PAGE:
(ii)

for progressing toward reallocating resources spent on punishment to restorative justice practices.

(2)

Approval

The Secretary shall approve each application that meets the requirements of this section. In the case of an application that does not meet such requirements, the Secretary shall consult with the local educational agency and shall provide technical assistance, as necessary, to ensure that the local educational agency meets such requirements.

(3)

Priority

If the Secretary awards grants under this section to local educational agencies that are not qualified local educational agencies, in accordance with subsection (a)(3), the Secretary shall give priority to local educational agencies that meet one of the following criteria:

(A)

Serving a percentage that is higher than the State median of students who are counted under section 1113(a)(5)(A) of the Elementary and Secondary Education Act of 1965 (20 U.S.C. 6313(a)(5)(A)).

(B)

Serving a percentage that is higher than the State median of students who are children with a disability.

(C)

Serving a percentage that is higher than the State median of students who are English learners.

(D)

Serving schools that have a per-pupil expenditure that is lower than the State median per-pupil expenditure.

(c)

Qualified local educational agency

In this section, the term qualified local educational agency means—

(1)

a local educational agency that serves one or more schools that are ranked as one of the 1/3 most vulnerable schools in the United States, based on the vulnerability ranking;

(2)

a local educational agency that serves elementary or secondary schools that are in the bottom 1/3 of all schools in the State when ranked by student-to-staff ratios from lowest to highest ratios based on the most recent data from the National Center for Education Statistics; or

(3)

a BIE school or school funded by BIE.

(d)

Uses of funds

(1)

Support for eligible educators and support staff

(A)

In General

A local educational agency receiving a grant under this section shall use not less than 80 percent of grant funds—

(i)

to hire, on a full-time basis, and pay the salaries of eligible educators and support staff described in subparagraph (B) for a period of 10 years;

(ii)

to increase the salaries of paraprofessionals and promote paraprofessionals who meet the requirements for promotion; and

(iii)

to provide or facilitate access for paraprofessionals to affordable training by establishing partnerships with community colleges and local institutions of higher education, establishing tuition reimbursement programs, or offering similar initiatives for training.

(B)

Eligible educators and support staff

The eligible educators and support staff described in this subparagraph are—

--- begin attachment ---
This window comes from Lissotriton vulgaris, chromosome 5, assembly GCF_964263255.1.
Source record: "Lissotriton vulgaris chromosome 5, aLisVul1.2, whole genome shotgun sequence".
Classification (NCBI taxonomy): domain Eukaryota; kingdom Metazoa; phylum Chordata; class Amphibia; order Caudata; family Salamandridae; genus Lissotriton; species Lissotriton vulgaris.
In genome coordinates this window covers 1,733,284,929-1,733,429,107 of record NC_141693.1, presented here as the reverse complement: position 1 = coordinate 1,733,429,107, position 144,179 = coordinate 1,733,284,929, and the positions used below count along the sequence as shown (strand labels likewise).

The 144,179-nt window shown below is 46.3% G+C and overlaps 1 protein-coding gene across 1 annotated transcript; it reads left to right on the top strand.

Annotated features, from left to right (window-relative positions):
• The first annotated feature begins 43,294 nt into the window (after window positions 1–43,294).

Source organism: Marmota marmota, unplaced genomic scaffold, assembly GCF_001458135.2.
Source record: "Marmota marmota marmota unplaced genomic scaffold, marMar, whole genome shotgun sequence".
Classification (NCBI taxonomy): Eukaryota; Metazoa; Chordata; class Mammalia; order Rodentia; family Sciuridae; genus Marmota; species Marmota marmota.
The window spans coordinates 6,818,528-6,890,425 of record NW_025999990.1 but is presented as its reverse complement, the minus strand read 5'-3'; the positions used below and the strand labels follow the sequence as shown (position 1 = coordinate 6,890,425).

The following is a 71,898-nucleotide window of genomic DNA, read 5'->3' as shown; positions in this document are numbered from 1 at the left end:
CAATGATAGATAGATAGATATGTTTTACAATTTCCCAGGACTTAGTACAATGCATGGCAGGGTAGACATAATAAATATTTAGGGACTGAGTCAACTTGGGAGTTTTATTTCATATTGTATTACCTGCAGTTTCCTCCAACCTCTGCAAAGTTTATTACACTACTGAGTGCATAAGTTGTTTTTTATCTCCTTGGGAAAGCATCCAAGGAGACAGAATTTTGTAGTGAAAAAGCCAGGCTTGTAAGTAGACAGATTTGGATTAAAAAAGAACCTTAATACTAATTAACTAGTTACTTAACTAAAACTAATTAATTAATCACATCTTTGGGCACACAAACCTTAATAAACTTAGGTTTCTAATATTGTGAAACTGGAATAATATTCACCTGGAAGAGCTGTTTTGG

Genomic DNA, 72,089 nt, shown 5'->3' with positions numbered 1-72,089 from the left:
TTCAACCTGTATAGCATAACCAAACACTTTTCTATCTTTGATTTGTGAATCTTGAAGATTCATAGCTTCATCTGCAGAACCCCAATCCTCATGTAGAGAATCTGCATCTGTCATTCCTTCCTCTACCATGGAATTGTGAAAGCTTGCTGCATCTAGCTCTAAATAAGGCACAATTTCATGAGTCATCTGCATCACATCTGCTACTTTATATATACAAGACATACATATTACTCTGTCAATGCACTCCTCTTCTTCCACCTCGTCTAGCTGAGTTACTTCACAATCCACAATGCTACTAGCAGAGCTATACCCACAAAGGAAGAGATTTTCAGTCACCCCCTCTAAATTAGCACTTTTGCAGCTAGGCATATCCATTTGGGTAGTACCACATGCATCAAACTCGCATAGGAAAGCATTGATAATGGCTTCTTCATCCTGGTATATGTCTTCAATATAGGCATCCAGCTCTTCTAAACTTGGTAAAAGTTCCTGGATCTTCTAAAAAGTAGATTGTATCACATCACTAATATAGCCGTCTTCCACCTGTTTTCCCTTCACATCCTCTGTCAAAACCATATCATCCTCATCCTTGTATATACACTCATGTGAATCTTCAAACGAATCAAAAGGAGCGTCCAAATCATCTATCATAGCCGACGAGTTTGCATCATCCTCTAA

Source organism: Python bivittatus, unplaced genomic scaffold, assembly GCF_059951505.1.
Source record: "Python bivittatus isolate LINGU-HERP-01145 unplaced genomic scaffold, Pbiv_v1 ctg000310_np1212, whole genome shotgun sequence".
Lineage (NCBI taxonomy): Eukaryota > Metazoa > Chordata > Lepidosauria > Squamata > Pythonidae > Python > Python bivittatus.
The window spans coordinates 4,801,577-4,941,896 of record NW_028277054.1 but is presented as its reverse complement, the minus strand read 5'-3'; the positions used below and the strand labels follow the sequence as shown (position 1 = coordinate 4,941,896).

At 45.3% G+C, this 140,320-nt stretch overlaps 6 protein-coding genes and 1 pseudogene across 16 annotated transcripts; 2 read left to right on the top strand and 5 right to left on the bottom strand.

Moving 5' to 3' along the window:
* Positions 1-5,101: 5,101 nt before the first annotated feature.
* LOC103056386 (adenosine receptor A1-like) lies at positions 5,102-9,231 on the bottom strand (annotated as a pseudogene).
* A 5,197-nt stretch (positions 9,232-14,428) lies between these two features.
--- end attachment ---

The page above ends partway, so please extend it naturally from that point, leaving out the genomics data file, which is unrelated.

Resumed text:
(i)

paraprofessionals;

(ii)

mental health professionals, including psychologists, therapists, and social workers;

(iii)

school counselors;

(iv)

librarians;

(v)

nurses;

(vi)

restorative justice specialists;

(vii)

community school site coordinators;

(viii)

teachers;

(ix)

coordinators for culturally responsive education;

(x)

facilities and food service workers;

(xi)

learning specialists, including mathematics and reading specialists;

(xii)

English as a Second Language instructors;

(xiii)

Native language and cultural specialists; and

(xiv)

staff to support other social services programming.

(2)

Community partnerships, curriculum development, and social service programming

(A)

In General

In addition to carrying out the activities described in paragraph (1), a local educational agency receiving a grant under this section shall use not less than 2.5 percent and not more than 20 percent of such funds for community partnerships, curriculum development, and social service programming, which shall include one or more of the following:

(i)

Development of place-based and experiential education and community-driven curricula, with a focus on curricula that affirm and explore the underlying principles of the Green New Deal, including the significance of and the connections between racial, economic, and environmental and climate justice.

(ii)

Curricula that engage students, across science, technology, engineering, arts, and mathematics instruction, as well as humanities instruction, in the scientific, technical, design, and social aspects of healthy green retrofits funded by the climate capital facilities grants under section 102, as well as of any other uses of those grants.

(iii)

Curricula and programming to advance vocational and career and technical education, including advancing such education in partnership with career and technical education schools, community colleges, local institutions of higher education, community organizations, and pre-apprenticeship programs, to prepare students for a wide range of careers related to addressing climate change.

(iv)